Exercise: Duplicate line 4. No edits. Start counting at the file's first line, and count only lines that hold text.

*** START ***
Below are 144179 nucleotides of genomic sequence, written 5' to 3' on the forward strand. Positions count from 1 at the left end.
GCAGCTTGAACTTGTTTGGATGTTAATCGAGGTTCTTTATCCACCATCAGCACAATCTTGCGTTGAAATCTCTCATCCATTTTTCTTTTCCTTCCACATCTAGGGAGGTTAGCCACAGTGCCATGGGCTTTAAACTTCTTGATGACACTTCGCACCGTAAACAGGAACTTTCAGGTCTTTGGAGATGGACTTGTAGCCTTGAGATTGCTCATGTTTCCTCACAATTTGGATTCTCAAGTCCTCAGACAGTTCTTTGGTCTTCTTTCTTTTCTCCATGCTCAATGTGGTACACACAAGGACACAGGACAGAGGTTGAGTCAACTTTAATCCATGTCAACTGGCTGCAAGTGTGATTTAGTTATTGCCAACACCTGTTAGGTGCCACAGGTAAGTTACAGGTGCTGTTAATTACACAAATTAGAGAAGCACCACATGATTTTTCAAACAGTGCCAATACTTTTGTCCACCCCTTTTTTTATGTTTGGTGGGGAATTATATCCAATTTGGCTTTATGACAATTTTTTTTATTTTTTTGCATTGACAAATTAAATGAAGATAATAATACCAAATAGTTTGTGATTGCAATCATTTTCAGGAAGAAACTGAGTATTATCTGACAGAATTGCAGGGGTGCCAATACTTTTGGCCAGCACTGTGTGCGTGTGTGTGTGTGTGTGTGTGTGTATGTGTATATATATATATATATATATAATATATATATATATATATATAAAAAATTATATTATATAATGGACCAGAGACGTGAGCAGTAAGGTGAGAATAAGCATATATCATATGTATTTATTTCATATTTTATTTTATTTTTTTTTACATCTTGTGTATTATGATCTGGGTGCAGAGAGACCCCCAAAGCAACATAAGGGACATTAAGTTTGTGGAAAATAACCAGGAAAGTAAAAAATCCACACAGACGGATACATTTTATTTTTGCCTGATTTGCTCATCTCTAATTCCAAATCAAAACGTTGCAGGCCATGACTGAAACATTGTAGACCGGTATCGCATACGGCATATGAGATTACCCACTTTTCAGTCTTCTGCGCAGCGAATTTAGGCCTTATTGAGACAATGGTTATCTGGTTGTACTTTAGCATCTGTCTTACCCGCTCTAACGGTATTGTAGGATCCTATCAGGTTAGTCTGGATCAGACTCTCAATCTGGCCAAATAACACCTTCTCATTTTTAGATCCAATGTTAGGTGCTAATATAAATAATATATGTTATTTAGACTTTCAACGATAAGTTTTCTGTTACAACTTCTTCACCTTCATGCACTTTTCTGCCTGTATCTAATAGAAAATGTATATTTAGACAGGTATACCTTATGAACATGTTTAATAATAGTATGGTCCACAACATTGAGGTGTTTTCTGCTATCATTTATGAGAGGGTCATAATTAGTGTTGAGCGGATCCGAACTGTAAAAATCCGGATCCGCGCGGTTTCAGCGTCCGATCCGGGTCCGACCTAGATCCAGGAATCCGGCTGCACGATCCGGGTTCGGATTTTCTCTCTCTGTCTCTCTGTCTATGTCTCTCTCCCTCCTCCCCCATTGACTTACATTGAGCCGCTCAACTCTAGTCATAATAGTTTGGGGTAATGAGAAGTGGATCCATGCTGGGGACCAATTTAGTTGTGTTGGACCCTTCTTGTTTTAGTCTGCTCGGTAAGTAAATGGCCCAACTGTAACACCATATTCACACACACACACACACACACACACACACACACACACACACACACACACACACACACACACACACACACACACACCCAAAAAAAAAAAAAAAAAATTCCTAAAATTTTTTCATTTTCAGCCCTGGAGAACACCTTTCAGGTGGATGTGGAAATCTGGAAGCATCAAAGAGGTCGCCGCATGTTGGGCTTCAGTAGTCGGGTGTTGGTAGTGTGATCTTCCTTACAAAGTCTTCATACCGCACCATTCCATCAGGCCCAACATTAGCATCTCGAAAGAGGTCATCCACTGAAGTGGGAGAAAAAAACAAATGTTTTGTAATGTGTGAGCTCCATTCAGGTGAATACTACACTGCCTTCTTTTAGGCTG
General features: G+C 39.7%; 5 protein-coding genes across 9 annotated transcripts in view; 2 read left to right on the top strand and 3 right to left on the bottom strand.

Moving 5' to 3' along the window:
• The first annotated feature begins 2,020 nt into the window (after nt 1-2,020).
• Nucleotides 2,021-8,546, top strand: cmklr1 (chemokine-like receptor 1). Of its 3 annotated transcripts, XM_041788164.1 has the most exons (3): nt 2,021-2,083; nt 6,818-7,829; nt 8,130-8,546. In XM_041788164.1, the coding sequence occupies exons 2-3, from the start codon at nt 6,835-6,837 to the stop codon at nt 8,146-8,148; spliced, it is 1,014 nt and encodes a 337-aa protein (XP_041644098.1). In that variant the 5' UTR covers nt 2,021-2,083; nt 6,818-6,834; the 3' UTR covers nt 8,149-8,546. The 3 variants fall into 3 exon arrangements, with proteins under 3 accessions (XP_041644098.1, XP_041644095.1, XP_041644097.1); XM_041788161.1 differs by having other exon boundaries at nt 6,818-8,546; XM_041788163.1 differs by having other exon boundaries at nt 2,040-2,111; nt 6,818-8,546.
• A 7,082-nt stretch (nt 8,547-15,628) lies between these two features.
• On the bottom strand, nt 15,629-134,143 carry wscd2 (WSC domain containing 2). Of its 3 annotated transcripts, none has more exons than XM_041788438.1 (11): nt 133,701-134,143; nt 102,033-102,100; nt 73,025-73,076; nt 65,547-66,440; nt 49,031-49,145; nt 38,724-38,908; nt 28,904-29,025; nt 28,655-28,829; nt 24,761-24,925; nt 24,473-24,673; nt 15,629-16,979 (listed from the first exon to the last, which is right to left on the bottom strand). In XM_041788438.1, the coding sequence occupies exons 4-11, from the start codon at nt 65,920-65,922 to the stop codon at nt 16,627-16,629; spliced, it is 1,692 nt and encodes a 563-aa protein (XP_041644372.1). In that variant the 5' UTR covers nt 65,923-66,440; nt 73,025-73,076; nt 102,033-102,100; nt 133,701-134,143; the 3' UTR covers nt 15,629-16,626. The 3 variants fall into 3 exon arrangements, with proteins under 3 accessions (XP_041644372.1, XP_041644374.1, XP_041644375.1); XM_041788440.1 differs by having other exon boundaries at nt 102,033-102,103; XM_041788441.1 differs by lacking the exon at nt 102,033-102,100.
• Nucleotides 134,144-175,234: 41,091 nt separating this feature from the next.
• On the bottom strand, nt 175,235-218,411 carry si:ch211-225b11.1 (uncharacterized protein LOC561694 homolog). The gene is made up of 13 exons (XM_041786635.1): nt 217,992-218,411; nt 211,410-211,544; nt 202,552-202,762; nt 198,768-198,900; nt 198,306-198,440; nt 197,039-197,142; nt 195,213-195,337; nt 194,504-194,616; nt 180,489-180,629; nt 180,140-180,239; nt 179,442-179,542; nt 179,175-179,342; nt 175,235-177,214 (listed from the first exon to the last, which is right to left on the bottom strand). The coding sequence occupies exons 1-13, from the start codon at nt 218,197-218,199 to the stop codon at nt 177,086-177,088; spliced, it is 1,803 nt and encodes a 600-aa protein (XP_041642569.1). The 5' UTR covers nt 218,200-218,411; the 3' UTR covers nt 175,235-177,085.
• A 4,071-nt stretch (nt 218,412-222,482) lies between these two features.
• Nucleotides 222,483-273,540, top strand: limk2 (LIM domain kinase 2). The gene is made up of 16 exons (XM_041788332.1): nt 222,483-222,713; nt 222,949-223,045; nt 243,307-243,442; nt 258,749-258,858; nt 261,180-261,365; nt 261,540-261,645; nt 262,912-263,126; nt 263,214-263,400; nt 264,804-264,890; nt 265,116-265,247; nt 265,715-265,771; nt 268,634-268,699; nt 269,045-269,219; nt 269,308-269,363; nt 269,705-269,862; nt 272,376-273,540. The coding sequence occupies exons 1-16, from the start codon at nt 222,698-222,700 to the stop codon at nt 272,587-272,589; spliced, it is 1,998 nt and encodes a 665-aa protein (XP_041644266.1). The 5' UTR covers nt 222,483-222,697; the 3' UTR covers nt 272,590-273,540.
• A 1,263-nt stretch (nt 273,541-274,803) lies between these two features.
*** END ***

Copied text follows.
Moving 5' to 3' along the window: